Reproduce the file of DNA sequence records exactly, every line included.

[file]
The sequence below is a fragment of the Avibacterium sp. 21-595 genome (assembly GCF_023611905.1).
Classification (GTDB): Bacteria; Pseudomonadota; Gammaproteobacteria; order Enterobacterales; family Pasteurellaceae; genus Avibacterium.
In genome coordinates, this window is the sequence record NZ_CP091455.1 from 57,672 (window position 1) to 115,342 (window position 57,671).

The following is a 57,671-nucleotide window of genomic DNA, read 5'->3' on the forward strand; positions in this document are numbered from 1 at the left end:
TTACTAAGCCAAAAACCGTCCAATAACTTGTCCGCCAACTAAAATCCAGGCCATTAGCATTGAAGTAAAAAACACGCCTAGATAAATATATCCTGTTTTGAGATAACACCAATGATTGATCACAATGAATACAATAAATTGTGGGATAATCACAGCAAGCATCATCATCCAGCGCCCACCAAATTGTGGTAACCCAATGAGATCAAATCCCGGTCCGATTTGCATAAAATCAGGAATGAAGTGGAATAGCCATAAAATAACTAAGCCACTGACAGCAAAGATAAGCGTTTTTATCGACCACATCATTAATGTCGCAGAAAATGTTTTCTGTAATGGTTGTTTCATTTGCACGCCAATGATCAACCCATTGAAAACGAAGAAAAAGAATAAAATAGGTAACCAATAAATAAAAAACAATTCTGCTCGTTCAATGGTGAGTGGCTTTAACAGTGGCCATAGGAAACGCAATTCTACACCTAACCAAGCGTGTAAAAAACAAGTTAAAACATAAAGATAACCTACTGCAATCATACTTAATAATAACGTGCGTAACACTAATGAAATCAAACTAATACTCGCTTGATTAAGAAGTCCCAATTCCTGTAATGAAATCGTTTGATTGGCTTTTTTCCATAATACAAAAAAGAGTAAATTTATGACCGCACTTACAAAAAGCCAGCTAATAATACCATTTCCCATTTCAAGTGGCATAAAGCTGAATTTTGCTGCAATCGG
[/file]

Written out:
The sequence below is a fragment of the Avibacterium sp. 21-595 genome (assembly GCF_023611905.1).
Classification (GTDB): Bacteria; Pseudomonadota; Gammaproteobacteria; order Enterobacterales; family Pasteurellaceae; genus Avibacterium.
In genome coordinates, this window is the sequence record NZ_CP091455.1 from 57,672 (window position 1) to 115,342 (window position 57,671).

The following is a 57,671-nucleotide window of genomic DNA, read 5'->3' on the forward strand; positions in this document are numbered from 1 at the left end:
TTACTAAGCCAAAAACCGTCCAATAACTTGTCCGCCAACTAAAATCCAGGCCATTAGCATTGAAGTAAAAAACACGCCTAGATAAATATATCCTGTTTTGAGATAACACCAATGATTGATCACAATGAATACAATAAATTGTGGGATAATCACAGCAAGCATCATCATCCAGCGCCCACCAAATTGTGGTAACCCAATGAGATCAAATCCCGGTCCGATTTGCATAAAATCAGGAATGAAGTGGAATAGCCATAAAATAACTAAGCCACTGACAGCAAAGATAAGCGTTTTTATCGACCACATCATTAATGTCGCAGAAAATGTTTTCTGTAATGGTTGTTTCATTTGCACGCCAATGATCAACCCATTGAAAACGAAGAAAAAGAATAAAATAGGTAACCAATAAATAAAAAACAATTCTGCTCGTTCAATGGTGAGTGGCTTTAACAGTGGCCATAGGAAACGCAATTCTACACCTAACCAAGCGTGTAAAAAACAAGTTAAAACATAAAGATAACCTACTGCAATCATACTTAATAATAACGTGCGTAACACTAATGAAATCAAACTAATACTCGCTTGATTAAGAAGTCCCAATTCCTGTAATGAAATCGTTTGATTGGCTTTTTTCCATAATACAAAAAAGAGTAAATTTATGACCGCACTTACAAAAAGCCAGCTAATAATACCATTTCCCATTTCAAGTGGCATAAAGCTGAATTTTGCTGCAATCGG